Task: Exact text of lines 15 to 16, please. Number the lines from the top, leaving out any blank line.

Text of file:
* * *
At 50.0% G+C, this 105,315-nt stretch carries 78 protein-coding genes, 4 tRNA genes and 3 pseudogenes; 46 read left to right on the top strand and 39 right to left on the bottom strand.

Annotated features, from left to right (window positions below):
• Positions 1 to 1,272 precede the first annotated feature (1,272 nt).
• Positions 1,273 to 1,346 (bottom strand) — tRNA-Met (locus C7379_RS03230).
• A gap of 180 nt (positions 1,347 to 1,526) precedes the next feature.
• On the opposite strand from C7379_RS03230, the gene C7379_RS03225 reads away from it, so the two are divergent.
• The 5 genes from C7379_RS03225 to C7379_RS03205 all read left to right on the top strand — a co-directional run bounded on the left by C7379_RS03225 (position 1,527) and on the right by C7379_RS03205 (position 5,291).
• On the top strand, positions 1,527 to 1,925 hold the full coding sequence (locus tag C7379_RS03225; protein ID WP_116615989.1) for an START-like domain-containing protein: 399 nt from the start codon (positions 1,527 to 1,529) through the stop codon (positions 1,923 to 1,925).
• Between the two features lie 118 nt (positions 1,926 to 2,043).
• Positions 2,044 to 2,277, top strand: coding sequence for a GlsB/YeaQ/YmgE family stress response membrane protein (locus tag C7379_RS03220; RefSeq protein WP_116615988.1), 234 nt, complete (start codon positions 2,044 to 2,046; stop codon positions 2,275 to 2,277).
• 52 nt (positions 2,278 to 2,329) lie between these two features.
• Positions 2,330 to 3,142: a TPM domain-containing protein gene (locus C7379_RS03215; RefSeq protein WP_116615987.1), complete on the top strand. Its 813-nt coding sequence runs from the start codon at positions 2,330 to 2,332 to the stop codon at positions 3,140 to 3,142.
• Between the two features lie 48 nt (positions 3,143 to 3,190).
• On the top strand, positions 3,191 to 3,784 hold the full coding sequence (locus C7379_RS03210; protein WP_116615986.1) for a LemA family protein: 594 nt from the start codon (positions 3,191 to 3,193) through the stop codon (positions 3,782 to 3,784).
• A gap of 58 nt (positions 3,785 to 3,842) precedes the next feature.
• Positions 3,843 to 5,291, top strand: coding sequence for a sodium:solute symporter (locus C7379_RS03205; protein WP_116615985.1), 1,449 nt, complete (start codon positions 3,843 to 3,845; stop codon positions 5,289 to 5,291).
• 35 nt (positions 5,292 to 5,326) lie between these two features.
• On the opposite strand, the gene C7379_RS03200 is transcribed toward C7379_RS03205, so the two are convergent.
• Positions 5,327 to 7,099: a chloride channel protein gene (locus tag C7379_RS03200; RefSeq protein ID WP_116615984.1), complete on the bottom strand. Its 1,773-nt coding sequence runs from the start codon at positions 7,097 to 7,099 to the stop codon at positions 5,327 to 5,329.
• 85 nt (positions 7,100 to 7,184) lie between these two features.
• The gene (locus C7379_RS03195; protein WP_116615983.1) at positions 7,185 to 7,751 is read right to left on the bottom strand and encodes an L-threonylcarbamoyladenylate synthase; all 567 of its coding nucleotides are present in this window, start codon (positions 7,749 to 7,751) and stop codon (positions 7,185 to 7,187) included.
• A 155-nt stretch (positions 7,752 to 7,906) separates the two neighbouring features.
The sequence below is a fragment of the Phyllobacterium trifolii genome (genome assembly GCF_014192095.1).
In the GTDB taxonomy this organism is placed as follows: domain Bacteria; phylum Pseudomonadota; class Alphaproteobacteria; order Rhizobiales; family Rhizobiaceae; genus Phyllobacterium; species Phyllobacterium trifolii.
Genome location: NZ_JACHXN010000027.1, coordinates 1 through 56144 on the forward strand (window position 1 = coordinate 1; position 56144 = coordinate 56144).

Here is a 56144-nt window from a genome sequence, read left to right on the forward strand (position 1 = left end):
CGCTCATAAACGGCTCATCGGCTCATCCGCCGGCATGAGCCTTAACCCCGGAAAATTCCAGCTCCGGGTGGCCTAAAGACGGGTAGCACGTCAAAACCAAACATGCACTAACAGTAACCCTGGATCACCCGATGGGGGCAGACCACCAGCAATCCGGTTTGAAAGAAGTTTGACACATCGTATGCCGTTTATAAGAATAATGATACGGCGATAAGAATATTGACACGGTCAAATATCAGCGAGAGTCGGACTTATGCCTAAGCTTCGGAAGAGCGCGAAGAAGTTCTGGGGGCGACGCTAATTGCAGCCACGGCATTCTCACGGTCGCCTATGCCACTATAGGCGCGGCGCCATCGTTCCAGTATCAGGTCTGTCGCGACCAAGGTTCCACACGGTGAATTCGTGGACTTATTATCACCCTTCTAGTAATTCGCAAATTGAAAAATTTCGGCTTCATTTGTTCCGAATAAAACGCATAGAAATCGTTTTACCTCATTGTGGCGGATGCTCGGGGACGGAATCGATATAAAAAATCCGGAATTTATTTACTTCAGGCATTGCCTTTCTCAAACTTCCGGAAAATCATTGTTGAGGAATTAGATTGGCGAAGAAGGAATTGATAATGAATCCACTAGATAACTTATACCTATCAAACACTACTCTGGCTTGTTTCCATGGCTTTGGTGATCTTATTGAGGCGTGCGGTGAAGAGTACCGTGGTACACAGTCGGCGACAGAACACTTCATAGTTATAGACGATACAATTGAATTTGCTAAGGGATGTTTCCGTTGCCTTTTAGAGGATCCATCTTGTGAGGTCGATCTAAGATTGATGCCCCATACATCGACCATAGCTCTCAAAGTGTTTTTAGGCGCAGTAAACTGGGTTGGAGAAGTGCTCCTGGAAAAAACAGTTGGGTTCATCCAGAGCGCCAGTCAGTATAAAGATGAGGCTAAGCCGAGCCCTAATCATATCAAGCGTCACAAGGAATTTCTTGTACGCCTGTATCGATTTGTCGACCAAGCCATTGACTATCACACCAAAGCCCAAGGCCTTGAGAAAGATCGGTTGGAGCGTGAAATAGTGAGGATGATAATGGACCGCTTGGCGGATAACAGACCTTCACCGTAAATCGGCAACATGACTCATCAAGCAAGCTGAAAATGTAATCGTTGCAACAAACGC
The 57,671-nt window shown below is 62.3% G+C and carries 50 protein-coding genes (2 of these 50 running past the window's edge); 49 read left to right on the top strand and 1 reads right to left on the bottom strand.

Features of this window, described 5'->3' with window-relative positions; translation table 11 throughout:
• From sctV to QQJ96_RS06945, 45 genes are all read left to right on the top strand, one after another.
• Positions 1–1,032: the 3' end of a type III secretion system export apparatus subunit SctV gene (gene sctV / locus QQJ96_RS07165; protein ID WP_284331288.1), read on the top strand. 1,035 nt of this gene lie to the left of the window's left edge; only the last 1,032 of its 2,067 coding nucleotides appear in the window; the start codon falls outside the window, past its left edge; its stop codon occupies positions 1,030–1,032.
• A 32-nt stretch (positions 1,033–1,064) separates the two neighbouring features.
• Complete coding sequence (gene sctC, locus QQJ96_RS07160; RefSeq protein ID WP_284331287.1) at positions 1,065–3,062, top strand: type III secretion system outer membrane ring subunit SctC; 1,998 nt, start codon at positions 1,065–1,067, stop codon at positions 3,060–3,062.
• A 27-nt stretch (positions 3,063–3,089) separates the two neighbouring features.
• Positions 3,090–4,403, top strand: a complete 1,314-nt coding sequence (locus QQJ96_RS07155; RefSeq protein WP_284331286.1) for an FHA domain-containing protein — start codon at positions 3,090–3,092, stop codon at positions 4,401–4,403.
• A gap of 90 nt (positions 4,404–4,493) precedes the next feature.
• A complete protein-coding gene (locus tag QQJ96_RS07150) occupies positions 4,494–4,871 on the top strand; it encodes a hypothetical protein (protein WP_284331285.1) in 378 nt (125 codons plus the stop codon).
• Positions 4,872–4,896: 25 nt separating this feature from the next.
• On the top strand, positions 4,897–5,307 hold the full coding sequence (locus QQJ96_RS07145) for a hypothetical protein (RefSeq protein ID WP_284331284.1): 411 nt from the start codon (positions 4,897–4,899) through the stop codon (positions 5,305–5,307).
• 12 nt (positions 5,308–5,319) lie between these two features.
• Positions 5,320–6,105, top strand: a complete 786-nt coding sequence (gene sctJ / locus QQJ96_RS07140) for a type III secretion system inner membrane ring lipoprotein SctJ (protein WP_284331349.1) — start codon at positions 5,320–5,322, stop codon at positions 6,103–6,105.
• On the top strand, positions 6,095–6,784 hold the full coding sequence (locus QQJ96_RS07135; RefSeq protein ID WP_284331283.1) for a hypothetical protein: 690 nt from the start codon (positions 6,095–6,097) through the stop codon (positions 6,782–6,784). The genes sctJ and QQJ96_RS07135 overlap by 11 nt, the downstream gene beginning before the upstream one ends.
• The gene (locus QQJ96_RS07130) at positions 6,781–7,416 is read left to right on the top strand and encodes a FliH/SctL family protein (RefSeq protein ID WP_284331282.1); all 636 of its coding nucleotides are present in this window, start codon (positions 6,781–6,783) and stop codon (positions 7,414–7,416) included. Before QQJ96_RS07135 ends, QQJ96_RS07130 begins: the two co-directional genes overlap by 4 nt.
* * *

• A gap of 58 nt (positions 3,785 to 3,842) precedes the next feature.
• Positions 3,843 to 5,291, top strand: coding sequence for a sodium:solute symporter (locus C7379_RS03205; protein WP_116615985.1), 1,449 nt, complete (start codon positions 3,843 to 3,845; stop codon positions 5,289 to 5,291).